Beginning with Ernst Fuchs, however, parables have increasingly been examined as “language events” which are analogies that get at the heart of reality.   In general, the authors of many of these studies are trained in literature outside of biblical studies and therefore open to ideas antithetical to Jülicher.  These studies represent a shift from “parables as similitudes” to “parables as metaphors” and there is far more acceptance of the idea of a parable as an allegory.  In fact, there is often a healthy respect for allegory as a literary genre before approaching Jesus’ parables.  These studies also reject the possibility of reconstructing any historical context for the parables as a misguided goal since the parables ought to be understood solely as units of literature.  There is a marked trend away from authorial intent as a valid goal of interpretation.  Simply put, the original author and historical context no longer have a bearing on the interpretation of the parable.

I will touch on one example of the types of studies that came out of this literary movement.  As a founding member of the SBL Parables group, John Dominic Crossan followed Funk’s lead in his work on the parables in a bewildering number of articles which employ at various times virtually every literary-critical method.   As an engaging writer, reading Crossan is always a joy, but one is always left wondering what he really thinks.  At times he seems to be playing with the parables and other literature just because he can.  He creates new combinations of diverse literature which challenge in unanticipated ways, but ultimately leave one wondering if there is anything in his reading which Jesus might have recognized as one of his parables!

For Crossan, the parables are the “preaching itself and are not merely serving the purpose of a lesson”  Crossan argues “the parable does not belong to the realm of didactic tools and pedagogic tactics but comes from the world of poetic metaphors and symbolic expressions.”   Yet parables are not allegories, because an allegory can still be reduced to some propositional statement. Because of this assumption that the parables are art, Crossan is free to approach these stories as stories, employing a structuralist or deconstructionalist method.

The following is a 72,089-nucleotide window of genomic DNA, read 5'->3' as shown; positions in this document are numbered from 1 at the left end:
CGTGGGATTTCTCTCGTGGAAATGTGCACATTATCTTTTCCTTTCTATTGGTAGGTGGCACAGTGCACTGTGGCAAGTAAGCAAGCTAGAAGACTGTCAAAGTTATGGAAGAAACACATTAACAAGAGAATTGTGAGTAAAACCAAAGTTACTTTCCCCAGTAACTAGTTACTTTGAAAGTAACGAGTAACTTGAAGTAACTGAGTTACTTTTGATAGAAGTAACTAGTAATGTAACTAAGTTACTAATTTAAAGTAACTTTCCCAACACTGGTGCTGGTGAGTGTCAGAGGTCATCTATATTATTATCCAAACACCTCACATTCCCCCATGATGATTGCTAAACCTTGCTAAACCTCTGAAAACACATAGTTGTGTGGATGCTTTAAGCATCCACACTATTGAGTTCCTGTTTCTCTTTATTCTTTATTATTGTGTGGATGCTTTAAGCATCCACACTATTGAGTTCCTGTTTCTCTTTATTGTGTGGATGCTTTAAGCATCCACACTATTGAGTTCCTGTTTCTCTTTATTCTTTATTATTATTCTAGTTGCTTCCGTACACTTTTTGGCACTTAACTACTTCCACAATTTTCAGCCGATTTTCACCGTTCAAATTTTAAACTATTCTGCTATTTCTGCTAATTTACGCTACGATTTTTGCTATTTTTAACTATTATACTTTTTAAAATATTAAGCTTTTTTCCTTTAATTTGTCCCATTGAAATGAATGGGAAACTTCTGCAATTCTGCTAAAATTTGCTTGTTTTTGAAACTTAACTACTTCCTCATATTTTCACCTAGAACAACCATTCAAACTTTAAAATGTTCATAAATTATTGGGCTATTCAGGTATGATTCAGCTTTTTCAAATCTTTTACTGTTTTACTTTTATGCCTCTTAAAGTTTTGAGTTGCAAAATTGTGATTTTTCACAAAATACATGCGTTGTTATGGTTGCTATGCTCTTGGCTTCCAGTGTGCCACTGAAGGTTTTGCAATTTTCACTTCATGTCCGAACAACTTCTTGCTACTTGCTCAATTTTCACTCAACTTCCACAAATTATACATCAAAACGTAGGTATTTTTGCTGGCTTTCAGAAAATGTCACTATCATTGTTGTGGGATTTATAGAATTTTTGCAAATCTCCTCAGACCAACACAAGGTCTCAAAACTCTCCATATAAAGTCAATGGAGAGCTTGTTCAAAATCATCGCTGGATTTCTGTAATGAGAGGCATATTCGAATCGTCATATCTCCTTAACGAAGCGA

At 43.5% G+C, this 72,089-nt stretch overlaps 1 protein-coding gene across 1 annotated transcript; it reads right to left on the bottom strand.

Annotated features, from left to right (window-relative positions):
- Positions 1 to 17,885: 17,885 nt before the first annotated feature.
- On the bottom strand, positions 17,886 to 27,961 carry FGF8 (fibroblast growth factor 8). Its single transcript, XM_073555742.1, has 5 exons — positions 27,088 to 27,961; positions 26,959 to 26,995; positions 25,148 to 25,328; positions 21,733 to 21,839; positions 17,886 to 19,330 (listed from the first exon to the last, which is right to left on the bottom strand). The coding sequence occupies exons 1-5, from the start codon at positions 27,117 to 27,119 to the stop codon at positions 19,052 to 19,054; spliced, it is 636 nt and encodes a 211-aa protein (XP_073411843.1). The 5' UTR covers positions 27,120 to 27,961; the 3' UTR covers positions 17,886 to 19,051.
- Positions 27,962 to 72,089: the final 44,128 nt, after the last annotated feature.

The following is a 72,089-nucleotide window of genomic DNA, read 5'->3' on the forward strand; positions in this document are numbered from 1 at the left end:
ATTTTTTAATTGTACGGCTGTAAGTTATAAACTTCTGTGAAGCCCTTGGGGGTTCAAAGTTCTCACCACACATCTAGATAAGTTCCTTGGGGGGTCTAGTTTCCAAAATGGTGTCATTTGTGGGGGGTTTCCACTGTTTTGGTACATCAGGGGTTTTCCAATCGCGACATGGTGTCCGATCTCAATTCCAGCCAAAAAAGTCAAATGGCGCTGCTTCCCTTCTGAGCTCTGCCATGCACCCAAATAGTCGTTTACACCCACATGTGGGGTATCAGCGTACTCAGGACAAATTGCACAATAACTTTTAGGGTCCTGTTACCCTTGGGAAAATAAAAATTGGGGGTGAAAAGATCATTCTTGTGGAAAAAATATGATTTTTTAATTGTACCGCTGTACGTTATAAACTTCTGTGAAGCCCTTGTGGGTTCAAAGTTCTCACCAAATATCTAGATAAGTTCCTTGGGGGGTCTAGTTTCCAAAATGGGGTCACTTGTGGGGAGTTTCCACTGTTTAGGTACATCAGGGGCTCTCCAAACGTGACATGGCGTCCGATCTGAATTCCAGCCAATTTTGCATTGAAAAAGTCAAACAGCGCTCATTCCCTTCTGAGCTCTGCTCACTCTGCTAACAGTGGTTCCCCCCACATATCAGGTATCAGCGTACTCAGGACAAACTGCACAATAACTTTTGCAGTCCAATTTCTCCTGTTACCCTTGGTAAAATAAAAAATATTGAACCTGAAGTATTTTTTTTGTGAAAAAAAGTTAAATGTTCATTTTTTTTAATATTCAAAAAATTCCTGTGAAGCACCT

In his later writings, Crossan has argued that parables are polyvalent – parables are capable of many meanings since they are capable of being read in many contexts.  The interpreter “plays” with the parable and creates a new and unique meaning from the plot of the parable.  The same reader may return to the text on multiple occasions and develop quite different readings of the same parable.  The reader has changed and may sense new connections and insights from the same text.  Crossan has made a pass at the parables from the perspective of deconstructionism as well.  In this version of his thinking on parables, he follows Derrida closely, arguing that metaphor creates a “void” which requires the reader to create meaning through the “free play of interpretations.”

What is remarkable about literary approaches to the Parables is how they embrace rather obtuse literary methods in order to make the parables say anything.  This strikes me as an intellectual version of the allegorical method.  For most of these types of studies, the reader is more important that the author.  In fact, the reader “creates meaning” when the parable is read.  The same parable could be read at ten different times by the same person and new meaning may be created each time.  What the author meant does not really matter, whether that is the Historical Jesus or the gospel writer.

For the record, I am a firm believer in “authorial intent.”  My approach to the Parables is to place the story in the context of the Life of Jesus.  The point of the parable is exactly the point which Jesus intended.  However, literary studies are right about a few things – I can read the same parable at different times in my life and hear something different every time.  To me, this is not a creation of meaning.  The parables were designed to have various levels of meaning, complex nuances which may resonate with some people and not with others.

While it is easy enough to dismiss literary studies as dated relics of postmodernism, they might have struck on something which was lost when Jülicher declared the allegorical method dead.  Were the Parables intended as open ended, polyvalent stories by Jesus?

Bibliography:  John D. Crossan:

In Parables: The Challenge of the Historical Jesus (San Francisco: Harper & Row, 1973).
“Servant Parables of Jesus,”  Semeia 1 (1974): 17-62.
“Metamodel for Polyvalent Narration,” Semeia 9 (1977): 105-47
“Difference and Divinity,” Semeia 23 (1982): 29-40 .